Fred Wright, Head Messenger
Fred Wright in his workshop
Around Arbour Sq in Stepney, there is a web of streets leading down to Albert Sq that have retained their nineteenth century terraces. It is among the best-preserved corners of the old East End and Fred Wright is one of the few of the generation born before the war who have stayed, passing his entire life among these familiar streets.
Today, Fred carries the history of the place through his life’s experience and has come to embody the generous ethos of the long-standing community that persists in this forgotten corner. Last week, Fred welcomed me to his immaculately-organised terrace house and showed me the lean-to workshop at the rear where he delights to restore broken furniture and give it away to anyone that wants it.
Yet, although he stayed in Stepney all his life, I discovered Fred is far from parochial in outlook, and the pain and suffering that he witnessed as an ambulance driver in his youth instilled a desire to serve his community through the Scouts and St John’s Ambulance. In a place where there has been so much movement of people, it was my privilege to meet a man who is proud to call himself one of the original residents.
“I’ve lived in this house for thirty years and before that I lived in Dunelm St which is the next street, so I have lived my whole life within four hundred yards here in Stepney. At first, I lived in Rule St on the other side of Arbour Sq, until it got bombed. My wife lived there before we got married, she was bombed out of her home and went to stay on Rule St. So I met her over the garden wall and the rest was history and we were married for sixty years.
It was a Jewish neighbourhood then, everyone was making shoes or doing tailoring in their front room. Savile Row made the jackets but the trousers and waistcoats were made here. You’d go round to a neighbour’s house and they’d be sewing buttonholes for waistcoats by hand. My mother, Maud, used to do ‘filling,’ stitching the lining of the sleeves to the jacket, that all used to be done by hand as well.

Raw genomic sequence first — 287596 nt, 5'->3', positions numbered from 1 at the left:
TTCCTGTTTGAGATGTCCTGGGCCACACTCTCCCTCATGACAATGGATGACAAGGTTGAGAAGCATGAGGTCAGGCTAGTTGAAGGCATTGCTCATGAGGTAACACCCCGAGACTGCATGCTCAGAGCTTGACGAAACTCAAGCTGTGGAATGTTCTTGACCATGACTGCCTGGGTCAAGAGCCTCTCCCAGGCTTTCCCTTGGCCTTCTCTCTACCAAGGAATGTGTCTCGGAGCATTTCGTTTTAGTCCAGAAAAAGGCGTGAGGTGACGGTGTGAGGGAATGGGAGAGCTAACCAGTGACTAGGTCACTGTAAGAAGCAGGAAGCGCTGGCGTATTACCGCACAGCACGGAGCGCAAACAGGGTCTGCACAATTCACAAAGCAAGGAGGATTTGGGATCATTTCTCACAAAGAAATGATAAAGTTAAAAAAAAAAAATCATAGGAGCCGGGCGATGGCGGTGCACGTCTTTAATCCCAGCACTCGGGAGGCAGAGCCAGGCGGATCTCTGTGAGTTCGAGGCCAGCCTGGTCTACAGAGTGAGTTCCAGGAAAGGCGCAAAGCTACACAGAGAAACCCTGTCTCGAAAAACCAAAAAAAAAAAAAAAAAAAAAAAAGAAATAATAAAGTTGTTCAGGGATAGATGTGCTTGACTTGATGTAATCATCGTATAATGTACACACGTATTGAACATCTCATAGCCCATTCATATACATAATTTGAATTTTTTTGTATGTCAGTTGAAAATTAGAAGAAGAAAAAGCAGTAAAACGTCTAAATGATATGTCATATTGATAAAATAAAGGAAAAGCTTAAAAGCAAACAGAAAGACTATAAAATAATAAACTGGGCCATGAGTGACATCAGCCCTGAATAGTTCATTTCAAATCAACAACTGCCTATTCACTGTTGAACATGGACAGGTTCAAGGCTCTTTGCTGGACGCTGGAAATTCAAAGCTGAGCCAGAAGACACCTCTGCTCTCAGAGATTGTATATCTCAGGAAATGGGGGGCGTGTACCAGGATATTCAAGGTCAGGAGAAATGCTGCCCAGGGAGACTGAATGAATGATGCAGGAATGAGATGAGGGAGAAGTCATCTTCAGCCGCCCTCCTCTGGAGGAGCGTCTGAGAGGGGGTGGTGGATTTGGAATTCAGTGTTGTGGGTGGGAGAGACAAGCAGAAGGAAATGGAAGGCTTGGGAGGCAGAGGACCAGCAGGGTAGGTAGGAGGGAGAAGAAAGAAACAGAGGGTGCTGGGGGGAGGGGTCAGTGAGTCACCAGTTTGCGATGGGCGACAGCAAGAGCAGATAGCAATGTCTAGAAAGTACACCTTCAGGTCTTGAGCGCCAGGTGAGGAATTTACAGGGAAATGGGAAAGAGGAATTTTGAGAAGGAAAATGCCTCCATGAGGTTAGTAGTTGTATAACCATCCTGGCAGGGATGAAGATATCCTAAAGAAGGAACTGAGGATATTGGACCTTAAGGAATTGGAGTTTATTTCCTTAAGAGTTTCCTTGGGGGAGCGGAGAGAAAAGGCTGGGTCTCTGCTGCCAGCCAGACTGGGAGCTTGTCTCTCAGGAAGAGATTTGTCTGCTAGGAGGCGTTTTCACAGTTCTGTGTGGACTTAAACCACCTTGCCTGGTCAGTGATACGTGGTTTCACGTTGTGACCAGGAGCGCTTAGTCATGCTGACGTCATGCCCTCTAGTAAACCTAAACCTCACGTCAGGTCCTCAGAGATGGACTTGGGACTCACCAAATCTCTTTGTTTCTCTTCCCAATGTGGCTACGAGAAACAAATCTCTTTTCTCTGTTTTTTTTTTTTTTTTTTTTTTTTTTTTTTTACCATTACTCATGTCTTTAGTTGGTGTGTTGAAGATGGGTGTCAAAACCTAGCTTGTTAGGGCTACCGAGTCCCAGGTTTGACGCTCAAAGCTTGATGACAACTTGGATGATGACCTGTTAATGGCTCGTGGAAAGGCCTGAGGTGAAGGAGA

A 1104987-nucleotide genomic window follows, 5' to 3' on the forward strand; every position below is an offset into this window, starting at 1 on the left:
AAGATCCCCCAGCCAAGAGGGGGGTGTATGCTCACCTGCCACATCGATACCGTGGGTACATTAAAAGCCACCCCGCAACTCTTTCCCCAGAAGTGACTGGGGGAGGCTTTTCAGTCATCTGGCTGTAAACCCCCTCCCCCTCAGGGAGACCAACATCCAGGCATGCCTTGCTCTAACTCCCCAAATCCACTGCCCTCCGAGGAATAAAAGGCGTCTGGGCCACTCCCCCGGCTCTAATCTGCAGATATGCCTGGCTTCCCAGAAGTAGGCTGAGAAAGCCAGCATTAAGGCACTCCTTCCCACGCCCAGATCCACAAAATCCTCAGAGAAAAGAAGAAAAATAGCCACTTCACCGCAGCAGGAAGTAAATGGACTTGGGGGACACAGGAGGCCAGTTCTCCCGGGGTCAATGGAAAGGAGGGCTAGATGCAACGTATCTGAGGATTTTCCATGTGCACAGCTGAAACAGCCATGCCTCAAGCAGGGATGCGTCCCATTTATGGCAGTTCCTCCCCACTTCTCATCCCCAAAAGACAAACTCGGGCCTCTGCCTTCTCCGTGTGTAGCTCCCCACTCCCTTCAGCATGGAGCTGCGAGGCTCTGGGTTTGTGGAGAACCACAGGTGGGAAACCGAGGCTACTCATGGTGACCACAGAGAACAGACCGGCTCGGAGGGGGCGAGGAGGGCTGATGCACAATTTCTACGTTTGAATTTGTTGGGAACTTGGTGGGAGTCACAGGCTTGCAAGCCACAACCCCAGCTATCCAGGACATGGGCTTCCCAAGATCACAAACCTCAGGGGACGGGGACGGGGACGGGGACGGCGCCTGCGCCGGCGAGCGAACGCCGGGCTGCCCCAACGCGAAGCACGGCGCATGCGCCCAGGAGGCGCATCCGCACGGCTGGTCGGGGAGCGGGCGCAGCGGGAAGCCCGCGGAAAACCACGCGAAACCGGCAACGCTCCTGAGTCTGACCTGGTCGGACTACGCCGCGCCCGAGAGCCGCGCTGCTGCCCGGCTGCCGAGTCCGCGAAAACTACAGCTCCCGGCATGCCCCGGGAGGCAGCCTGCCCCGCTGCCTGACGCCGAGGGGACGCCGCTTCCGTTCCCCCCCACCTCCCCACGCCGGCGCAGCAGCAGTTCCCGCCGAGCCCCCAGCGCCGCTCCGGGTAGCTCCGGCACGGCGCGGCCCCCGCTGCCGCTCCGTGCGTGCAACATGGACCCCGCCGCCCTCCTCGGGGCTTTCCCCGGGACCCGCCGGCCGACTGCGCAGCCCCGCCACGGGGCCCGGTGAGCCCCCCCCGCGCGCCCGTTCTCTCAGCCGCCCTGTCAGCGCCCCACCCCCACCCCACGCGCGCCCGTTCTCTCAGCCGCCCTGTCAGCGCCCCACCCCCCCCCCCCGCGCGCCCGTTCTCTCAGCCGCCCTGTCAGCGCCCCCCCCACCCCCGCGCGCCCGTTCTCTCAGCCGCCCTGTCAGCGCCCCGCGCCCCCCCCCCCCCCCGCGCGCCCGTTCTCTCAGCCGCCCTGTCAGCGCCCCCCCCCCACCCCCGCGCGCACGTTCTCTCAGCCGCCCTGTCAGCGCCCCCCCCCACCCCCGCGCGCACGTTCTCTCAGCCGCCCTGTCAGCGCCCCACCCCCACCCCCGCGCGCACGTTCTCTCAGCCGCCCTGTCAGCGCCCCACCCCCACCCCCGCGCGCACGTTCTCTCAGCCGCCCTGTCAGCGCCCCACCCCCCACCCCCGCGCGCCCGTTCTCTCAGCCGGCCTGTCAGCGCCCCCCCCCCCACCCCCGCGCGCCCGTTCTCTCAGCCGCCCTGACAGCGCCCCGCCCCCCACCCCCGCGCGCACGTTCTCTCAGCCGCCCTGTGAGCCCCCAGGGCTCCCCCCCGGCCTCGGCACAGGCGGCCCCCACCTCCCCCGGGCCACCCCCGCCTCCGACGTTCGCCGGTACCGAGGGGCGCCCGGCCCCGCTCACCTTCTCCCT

My father, Fred, died at an early age – thirty-eight years old – he worked for his father who was a furniture remover in Brixton. I was his only child and my mother worked hard to keep me. She was employed by Calmasses, a tailor opposite St Dunstan’s church, and she worked from eight in the morning until midnight. When she came home, she’d thread and wax a thousand needles ready for the next day. Her fingers would get septic cuts from the needles and, instead of sleeping, she’d be up soaking her swollen fingers in salt water all night so she could get the thimble on next day and go to work.
In my street, there was a taxi driver who had a taxi, no-one else had a car. We had only gaslight and there was no electricity or telephone. The dustman used to come right in through the house to empty the bin and put pink disinfectant in it afterwards. People used to work so hard yet they were all poor. I remember seeing improvised furniture made out of orange boxes with a curtain across the front. It was all rented property here in those days and if someone was ill, everybody else rallied round.